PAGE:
Exergonix, a Lee’s Summit startup which proposed a local plant to manufacture high-capacity industrial batteries twice has missed announced dates for starting construction.
Don Nissanka, president and CEO, said in 2012 he expected to have a fall ground breaking.
In November 2012, at a Lee’s Summit Economic Development Council luncheon, Nissanka said the company was close to obtaining financing but an agreement was not settled. He predicted a start in “perhaps” January for a facility located on property which formerly was the Pfizer plant, near U.S. 50 and Missouri 291 highways.
Nissanka did not reply to requests for comments.
Jon Plaas, a member of Show Me Angels, an investment group which helped gather early backers of the venture from this area, said Nissanka has been working hard to put together money to build the plant.
Plaas said as an investor, not a spokesman for the company, he is aware Exergonix is still trying to raise funds.
He said current economic conditions have made it difficult for many companies to get venture capital.
“It’s probably been as bad as it’s been for 20 or 30 years,” Plaas said. “It’s the struggle all start ups have that need significant capital for buildings and equipment.”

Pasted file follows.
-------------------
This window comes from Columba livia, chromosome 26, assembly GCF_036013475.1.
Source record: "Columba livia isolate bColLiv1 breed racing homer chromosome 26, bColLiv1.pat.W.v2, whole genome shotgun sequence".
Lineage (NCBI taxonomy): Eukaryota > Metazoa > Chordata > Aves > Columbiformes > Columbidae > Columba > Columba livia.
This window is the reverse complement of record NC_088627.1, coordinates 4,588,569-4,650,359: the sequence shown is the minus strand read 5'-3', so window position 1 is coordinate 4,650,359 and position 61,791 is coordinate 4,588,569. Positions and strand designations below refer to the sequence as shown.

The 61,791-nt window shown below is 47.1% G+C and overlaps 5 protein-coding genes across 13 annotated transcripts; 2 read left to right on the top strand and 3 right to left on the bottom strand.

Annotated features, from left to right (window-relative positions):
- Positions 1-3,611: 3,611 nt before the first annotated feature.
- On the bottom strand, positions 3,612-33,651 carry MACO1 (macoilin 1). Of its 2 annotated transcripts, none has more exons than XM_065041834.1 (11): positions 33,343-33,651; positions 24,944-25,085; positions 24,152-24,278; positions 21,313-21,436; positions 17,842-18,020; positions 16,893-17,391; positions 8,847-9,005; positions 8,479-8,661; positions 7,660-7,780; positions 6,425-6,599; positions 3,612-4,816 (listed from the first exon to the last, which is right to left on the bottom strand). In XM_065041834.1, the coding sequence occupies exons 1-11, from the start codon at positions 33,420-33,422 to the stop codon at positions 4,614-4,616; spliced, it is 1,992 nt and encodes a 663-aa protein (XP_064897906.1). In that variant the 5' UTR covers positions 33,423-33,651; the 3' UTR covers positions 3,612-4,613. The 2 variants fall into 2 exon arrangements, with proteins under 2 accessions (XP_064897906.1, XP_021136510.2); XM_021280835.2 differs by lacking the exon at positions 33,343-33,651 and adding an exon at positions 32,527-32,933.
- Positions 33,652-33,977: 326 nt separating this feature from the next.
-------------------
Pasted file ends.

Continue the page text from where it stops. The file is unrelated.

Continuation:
He said there is “money out there chasing good things” but also it is coming with issues such as a desire to wrest control from founders and entrepreneurs.
Plaas said he is hopeful for the longer-range prospects of Exergonix obtaining financing because there are signs of a better economy. The stock market is moving up and investors are tiring of low returns on investments like Treasury notes, he said.
“People are starting to search for yields, you’ll see more money in venture capital,” Plaas said.
The city loaned Exergonix $1.5 million to purchase about 84 acres. The company planned a $40 million office complex and $50 million assembly plant, city officials said. The plant would manufacture industrial, high-capacity batteries suitable for storing electricity from wind and solar sources or for backup power for institutions like hospitals, as an alternative to generators.
Exergonix is in its second year of a five-year window to get the project off the ground.
If it fails, the city has the first option to buy the land for $100.
Mayor Randy Rhoads said if the company doesn’t build on land the city purchased for the project, then city still has made a good investment because the land was purchased at a good price.